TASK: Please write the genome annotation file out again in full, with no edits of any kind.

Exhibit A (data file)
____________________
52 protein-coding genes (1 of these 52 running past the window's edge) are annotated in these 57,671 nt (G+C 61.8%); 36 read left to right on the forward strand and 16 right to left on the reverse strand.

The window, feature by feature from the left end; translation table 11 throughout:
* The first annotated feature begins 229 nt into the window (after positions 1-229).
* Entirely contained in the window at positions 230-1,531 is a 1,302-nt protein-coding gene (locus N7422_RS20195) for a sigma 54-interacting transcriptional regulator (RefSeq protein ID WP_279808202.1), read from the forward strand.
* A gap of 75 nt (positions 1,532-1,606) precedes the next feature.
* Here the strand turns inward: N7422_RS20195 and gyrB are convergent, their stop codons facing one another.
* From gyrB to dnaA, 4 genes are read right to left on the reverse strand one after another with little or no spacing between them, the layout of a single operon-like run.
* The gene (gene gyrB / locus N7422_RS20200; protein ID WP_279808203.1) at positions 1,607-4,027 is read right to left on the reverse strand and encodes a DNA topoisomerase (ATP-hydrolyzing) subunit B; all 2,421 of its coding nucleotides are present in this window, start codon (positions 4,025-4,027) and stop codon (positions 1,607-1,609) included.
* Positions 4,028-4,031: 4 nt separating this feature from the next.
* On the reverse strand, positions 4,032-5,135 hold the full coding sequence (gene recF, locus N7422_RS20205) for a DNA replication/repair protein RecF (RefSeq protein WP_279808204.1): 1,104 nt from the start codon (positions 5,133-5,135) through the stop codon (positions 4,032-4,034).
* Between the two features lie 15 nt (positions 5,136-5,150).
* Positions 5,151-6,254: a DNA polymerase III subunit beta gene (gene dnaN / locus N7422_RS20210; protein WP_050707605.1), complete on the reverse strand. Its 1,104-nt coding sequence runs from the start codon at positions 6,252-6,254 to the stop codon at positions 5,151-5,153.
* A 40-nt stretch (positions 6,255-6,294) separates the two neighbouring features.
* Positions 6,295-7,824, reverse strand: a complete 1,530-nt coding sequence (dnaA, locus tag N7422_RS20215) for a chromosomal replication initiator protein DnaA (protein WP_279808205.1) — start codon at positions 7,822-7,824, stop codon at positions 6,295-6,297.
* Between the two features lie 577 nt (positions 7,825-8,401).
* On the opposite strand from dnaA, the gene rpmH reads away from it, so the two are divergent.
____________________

52 protein-coding genes (1 of these 52 running past the window's edge) are annotated in these 57,671 nt (G+C 61.8%); 36 read left to right on the forward strand and 16 right to left on the reverse strand.

The window, feature by feature from the left end; translation table 11 throughout:
* The first annotated feature begins 229 nt into the window (after positions 1-229).
* Entirely contained in the window at positions 230-1,531 is a 1,302-nt protein-coding gene (locus N7422_RS20195) for a sigma 54-interacting transcriptional regulator (RefSeq protein ID WP_279808202.1), read from the forward strand.
* A gap of 75 nt (positions 1,532-1,606) precedes the next feature.
* Here the strand turns inward: N7422_RS20195 and gyrB are convergent, their stop codons facing one another.
* From gyrB to dnaA, 4 genes are read right to left on the reverse strand one after another with little or no spacing between them, the layout of a single operon-like run.
* The gene (gene gyrB / locus N7422_RS20200; protein ID WP_279808203.1) at positions 1,607-4,027 is read right to left on the reverse strand and encodes a DNA topoisomerase (ATP-hydrolyzing) subunit B; all 2,421 of its coding nucleotides are present in this window, start codon (positions 4,025-4,027) and stop codon (positions 1,607-1,609) included.
* Positions 4,028-4,031: 4 nt separating this feature from the next.
* On the reverse strand, positions 4,032-5,135 hold the full coding sequence (gene recF, locus N7422_RS20205) for a DNA replication/repair protein RecF (RefSeq protein WP_279808204.1): 1,104 nt from the start codon (positions 5,133-5,135) through the stop codon (positions 4,032-4,034).
* Between the two features lie 15 nt (positions 5,136-5,150).
* Positions 5,151-6,254: a DNA polymerase III subunit beta gene (gene dnaN / locus N7422_RS20210; protein WP_050707605.1), complete on the reverse strand. Its 1,104-nt coding sequence runs from the start codon at positions 6,252-6,254 to the stop codon at positions 5,151-5,153.
* A 40-nt stretch (positions 6,255-6,294) separates the two neighbouring features.
* Positions 6,295-7,824, reverse strand: a complete 1,530-nt coding sequence (dnaA, locus tag N7422_RS20215) for a chromosomal replication initiator protein DnaA (protein WP_279808205.1) — start codon at positions 7,822-7,824, stop codon at positions 6,295-6,297.
* Between the two features lie 577 nt (positions 7,825-8,401).
* On the opposite strand from dnaA, the gene rpmH reads away from it, so the two are divergent.